Dodger Stadium Workers Planning Strike If Contract Not Reached Before July

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Many Dodger Stadium workers may soon go on strike for better pay and working conditions amid contract negotiations with the Los Angeles Dodgers.

The group of employees includes approximately 500 ushers, security, groundskeepers and janitorial workers, who have been working without a contract that expired earlier this year.

The employees are represented by the Service Employees International Union-United Service Workers West (SEIU USWW), which protects roughly 40,000 service workers across California, including employees at Disneyland, Los Angeles Memorial Coliseum, SoFi Stadium and Arena.

The workers are primarily seeking a raise as their wages have remained mostly stagnant while stadium profits continue to increase, via Jorge Castillo of the L.A. Times:

The workers, according to SEIU USWW officials, are asking for a wage raise of 43% to 45% over five years and an increase in the employer’s healthcare contribution from the Dodgers. The union said it is representing approximately 500 ushers, groundskeepers, security officers, and other stadium workers in the negotiations. The two sides are scheduled to return to the bargaining table Friday.

“In my 27 years working with the SEIU, representing these workers, we have never had to go on strike,” SEIU USWW President David Huerta said. “But the circumstances we’re looking at — when you look at inflation, you look at the profitability of this organization, the cost of living — the wages that are being negotiated now, these workers understand that this is a moment for them, to be able to negotiate what they consider what they need to be able to survive in this city.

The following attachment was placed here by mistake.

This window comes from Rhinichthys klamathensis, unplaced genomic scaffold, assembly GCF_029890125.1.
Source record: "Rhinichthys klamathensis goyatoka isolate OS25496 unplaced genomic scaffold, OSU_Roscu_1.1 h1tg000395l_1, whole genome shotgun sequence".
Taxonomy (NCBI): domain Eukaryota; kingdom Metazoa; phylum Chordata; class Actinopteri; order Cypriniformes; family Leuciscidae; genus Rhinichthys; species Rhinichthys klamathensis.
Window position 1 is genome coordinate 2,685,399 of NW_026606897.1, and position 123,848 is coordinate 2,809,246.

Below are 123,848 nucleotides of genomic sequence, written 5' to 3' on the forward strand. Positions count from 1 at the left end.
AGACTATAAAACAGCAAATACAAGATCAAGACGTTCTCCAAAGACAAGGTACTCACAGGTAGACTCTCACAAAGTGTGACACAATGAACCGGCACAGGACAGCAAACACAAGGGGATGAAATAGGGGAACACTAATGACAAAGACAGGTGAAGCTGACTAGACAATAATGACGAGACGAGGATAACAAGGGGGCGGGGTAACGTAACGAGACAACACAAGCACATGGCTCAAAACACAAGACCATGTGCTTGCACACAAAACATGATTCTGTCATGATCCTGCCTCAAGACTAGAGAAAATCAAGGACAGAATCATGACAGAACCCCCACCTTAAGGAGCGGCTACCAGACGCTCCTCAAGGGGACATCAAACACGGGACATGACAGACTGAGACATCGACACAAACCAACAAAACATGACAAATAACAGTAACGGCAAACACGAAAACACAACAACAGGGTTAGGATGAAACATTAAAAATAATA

“And I think this organization that represents the Dodgers, that represents the city of Los Angeles needs to be cognizant of the fact that they’re just not a ballclub. They’re an employer that employs a lot of people and those folks have to be able to have livable wages.”

A group of employees protested outside of Dodger Stadium ahead of a game against the New York Yankees on Saturday, but they plan to increase their efforts with a strike if no contract is agreed to by the end of June.

Many of Dodger Stadium workers make less than $20 per hour but provide essential tasks for games as revenue across the league continues to increase. In 2022, MLB set a record revenue of nearly $11 billion during the year with roughly 65 million fans attending games throughout the season.

For the Dodgers, they once again surpassed the 3 million in attendance, which led MLB, and they nearly reached 4 million fans during the 2022 season.

Both the Dodgers and MLB have recently negotiated new contracts with their employees. The 2022 season was delayed by the lockout, which ultimately resulted in a new collective bargaining agreement (CBA) between the league and the Players Association (MLBPA) that included increased salaries for players.

In addition, MLB and the MLBPA agreed to a historic MiLB CBA, which protected Minor League players for the first time ever and included significant raises and living improvements for players.

Dodger Stadium concession workers received new contract

Last July, 99% of Unite Here Local 11 union employees, which represent Dodger Stadium concession workers who are part of Levy Restaurants, voted to go on strike, which would have been imposed at any point leading up to 2022 All-Star Game events or during them.

However, contract negotiations with Levy resumed, and Dodger Stadium concession workers agreed not to strike.

The two sides ended up reaching an agreement and the workers voted 98% to ratify a new contract with Compass Group and Levy Restaurants to bring raises to food servers, bartenders, suite attendants, cooks and dish washers.

The new deal amounts to 75% of Compass/Levy workers at Dodger Stadium being in position to earn more than $30 per hour by the end of the contract in January 2025. Some employees will see increases of more than $13 an hour. Workers also won additional pay in recognition of service during COVID-19 and increased funding for pensions and healthcare.

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